“Since I saw my Lord Chief Justice Willes, I have seen Sir Robert Henley, who talks very reasonably and honourably. His proposals are : First, a reversionary grant of the office of one of the tellers of the Exchequer to his son for life; second, a pension of 15001. per annum on the Irish establishment to himself for life, to commence and become payable upon his being removed from the office of Lord Keeper, and not before, but to be determinable and absolutely void upon the office of teller coming into possession to his son. My present opinion is, that the King may be induced to agree to this on Monday ; for when I hinted in my discourse at a pension upon Ireland, though his Majesty

non.

6 See Cooksey, 82; and Life of Lord Northington, post.

+ Defeat of the King of Prussia at Kolin.

u I suspect that Lord Hardwicke did not much combat this resolution, still wishing to have no more law lords in the House.

A.D. 1757.

A MEMBER OF MR. PITT'S CABINET.

277

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treated it pretty severely at first, yet when I stated the several contingencies in which it might in this case never become any real charge upon the revenue, he said of himself, that made the case different.

I found to-night by my Lord Chief Justice Willes, that he is to go to Kensington on Monday, to get some warrants signed, and thinks that either the King may speak to him, or that he may say something to his Majesty on this subject; but I am persuaded that will have no effect, unless he gives up the peerage, which I am of opinion he never will.

“If the affair of the Great Seal should be settled on Monday, in the person of Sir Robert Henley, as I conjecture it will, I see nothing that can distrust your beginning to kiss hands on Tuesday. For God's sake, Sir, accelerate that, and don't let any minutiæ stand in the way of so great and necessary a work. I long to see this scheme executed for the King's honour and repose, the harmony of his royal family, and the stability of his government. I have laboured in it zealously and disinterestedly, though without any pretence to such a degree of merit as your politeness and partiality ascribes to me. I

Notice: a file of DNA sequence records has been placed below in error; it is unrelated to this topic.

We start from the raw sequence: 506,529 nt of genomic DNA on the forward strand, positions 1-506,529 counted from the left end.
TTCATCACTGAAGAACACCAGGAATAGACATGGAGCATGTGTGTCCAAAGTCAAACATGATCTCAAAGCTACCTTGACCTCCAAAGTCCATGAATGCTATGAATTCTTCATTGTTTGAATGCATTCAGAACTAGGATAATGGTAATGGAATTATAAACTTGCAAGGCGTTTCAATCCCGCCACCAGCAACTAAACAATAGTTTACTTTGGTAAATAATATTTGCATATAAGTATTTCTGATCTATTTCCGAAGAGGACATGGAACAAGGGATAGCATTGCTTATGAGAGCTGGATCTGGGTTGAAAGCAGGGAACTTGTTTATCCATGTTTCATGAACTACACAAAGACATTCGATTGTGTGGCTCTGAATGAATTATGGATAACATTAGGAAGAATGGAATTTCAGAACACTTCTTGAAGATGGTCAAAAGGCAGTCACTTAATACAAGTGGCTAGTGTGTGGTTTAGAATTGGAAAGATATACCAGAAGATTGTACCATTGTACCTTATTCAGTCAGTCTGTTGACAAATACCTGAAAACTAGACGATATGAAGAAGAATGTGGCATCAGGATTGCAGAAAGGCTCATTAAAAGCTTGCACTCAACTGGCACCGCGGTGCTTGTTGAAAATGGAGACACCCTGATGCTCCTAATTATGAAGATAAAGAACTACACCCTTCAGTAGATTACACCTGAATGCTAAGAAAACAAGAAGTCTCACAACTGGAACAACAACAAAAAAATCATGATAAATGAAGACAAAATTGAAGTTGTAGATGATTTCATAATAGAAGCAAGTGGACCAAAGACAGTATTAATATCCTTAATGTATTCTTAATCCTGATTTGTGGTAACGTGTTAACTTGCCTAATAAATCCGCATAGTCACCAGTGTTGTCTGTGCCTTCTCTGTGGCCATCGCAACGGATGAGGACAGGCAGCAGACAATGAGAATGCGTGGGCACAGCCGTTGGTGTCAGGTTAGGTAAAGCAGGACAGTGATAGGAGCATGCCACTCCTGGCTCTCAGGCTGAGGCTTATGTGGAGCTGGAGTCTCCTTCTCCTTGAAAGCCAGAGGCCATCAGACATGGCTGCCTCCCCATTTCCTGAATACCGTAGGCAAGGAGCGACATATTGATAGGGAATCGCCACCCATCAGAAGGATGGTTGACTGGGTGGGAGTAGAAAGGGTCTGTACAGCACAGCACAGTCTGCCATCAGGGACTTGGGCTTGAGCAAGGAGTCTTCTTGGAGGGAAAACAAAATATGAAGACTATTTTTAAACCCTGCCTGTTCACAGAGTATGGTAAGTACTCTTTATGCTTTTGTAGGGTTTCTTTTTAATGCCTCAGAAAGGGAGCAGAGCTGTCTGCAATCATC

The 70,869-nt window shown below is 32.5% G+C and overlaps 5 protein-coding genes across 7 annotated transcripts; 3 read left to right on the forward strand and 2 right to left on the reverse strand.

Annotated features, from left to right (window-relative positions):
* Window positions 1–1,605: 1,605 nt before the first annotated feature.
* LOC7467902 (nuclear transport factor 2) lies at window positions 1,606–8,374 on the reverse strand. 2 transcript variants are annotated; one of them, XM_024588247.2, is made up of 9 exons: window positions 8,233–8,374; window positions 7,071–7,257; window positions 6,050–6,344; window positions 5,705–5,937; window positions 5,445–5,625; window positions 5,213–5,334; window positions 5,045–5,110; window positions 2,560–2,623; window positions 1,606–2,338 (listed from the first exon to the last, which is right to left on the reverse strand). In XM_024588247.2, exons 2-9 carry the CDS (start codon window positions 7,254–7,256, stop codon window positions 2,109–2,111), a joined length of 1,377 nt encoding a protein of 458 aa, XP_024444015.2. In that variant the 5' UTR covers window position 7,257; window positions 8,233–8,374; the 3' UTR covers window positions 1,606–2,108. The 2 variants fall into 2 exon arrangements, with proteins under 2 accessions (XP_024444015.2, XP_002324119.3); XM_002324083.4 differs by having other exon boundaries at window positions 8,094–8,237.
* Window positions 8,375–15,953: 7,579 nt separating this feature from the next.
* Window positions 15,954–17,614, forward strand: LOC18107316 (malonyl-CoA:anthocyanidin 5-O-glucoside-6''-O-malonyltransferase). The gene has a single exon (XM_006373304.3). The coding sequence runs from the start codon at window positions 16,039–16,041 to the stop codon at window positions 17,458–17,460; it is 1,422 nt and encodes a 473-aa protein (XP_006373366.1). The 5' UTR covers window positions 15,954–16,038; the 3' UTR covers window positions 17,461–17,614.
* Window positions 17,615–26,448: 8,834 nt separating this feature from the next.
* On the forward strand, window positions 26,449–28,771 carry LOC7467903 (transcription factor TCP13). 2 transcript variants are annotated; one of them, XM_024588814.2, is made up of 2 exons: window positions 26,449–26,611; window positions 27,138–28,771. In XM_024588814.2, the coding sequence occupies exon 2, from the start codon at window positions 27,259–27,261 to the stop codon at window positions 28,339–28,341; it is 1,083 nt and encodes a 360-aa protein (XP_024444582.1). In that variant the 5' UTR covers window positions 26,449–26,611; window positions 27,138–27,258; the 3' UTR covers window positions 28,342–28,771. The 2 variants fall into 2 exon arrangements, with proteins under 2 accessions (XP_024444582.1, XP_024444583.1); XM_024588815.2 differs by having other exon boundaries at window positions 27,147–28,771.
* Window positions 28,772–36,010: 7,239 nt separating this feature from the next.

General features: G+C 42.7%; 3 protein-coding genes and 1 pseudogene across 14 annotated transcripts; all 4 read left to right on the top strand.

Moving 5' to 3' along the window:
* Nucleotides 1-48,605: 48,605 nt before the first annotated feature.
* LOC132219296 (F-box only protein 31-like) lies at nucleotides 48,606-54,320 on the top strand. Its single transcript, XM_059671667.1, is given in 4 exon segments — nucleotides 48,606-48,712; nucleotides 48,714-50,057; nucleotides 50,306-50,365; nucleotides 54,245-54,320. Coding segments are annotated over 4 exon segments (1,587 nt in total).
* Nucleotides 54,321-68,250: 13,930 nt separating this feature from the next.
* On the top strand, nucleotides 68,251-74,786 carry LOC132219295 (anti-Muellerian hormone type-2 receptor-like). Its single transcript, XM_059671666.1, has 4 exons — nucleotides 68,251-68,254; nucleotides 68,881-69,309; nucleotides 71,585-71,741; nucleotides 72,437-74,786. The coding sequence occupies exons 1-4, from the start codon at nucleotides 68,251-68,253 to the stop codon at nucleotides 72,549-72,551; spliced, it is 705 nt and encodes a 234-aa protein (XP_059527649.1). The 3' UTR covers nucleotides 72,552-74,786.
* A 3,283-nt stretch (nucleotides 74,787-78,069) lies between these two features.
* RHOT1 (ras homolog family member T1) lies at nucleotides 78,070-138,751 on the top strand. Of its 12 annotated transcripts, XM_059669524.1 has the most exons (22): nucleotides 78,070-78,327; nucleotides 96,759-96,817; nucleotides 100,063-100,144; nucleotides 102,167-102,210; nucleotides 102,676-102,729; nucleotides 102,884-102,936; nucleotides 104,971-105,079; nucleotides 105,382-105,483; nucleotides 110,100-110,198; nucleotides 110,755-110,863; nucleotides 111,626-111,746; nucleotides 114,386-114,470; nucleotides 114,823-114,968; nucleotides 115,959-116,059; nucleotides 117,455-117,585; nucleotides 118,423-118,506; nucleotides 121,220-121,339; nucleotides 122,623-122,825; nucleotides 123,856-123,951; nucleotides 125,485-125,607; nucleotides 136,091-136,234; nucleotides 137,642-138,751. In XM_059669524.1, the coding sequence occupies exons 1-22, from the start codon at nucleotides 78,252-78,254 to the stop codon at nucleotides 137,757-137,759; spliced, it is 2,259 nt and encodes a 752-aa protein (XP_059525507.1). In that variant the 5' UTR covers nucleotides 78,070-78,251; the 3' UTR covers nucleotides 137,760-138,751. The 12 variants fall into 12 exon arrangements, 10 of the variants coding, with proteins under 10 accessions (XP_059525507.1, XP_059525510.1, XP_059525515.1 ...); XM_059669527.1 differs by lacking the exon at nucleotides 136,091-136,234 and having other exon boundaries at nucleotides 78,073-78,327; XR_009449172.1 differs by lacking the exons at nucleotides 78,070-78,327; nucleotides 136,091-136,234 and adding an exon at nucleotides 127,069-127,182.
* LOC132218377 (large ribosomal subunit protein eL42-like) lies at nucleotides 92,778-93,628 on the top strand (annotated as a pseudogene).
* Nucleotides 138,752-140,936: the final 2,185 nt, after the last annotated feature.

you,

that attempts are flying about to tarnish it; but if it is forthwith executed on this foot, those will all be dissipated in the region of vanity, and, instead of a mutilated, enfeebled, half-formed system, I am persuaded it will come out a complete, strong, and well-cemented one, to which your wisdom, temper, and perfect union with the Duke of Newcastle will give durableness. In all events, I shall ever retain the most lively impressions of your great candour and obliging behaviour towards me, and continue to be, with the utmost respect,

“Dear Sir,
“Your most obedient and
“ Most humble Servant,

“ HARDWICKE.”

see, with

From the same quarter conciliatory advice was likewise given to the Duke of Newcastle,--and Mr. Pitt's famous administration was formed, which carried so high the renown of the English name, but in which I cannot boast that the lawyers played any very distinguished part. Lord Hardwicke had nominally a seat in the cabinet, but he seems to have been very little consulted by the autocratic Prime Minister,

Though now without the chance of office except through some very remote contingency, he still attended regularly in the House of Lords. All opposition ceasing, insomuch that, for a whole session together, there was not a single division

* As soon as Lord Hardwicke resigned the 1756, till 4th July, 1757, when Sir Robert Great Seal, a commission appointed Lord Henley took his place on the woolsack as Sandys Speaker of the House of Lords; and Lord Keeper.- Lords' Journals. be acted in this capacity from 2nd December,

A.D. 1758.

and hardly a debate, the hearing of appeals and writs of error was his chief labour. Occasionally he was called upon to deliver his opinion upon

measures concerning the administration of justice.

In the session of 1758 there were various discussions, in which he took the principal share, upon a bill to amend the Habeas Corpus Act, by authorising a single judge in all cases to issue a writ of habeas corpus in vacation, and by allowing the truth of the return to be controverted by affidavit. Conceding the defective state of the law, he opposed the bill as ill-framed, and, on his motion, certain questions were referred to the Judges, with instructions to prepare another bill to be submitted to the House at the commencement of the following session of parliament. I am sorry to say that, when the next session arrived, nothing was thought of except the taking of Quebec, and the subject was not again resumed till the very close of the reign of George III., when Serjeant Onslow's Act passed, most materially advancing the remedy by Habeas Corpus for the protection of personal liberty,--the great glory of English jurisprudence.”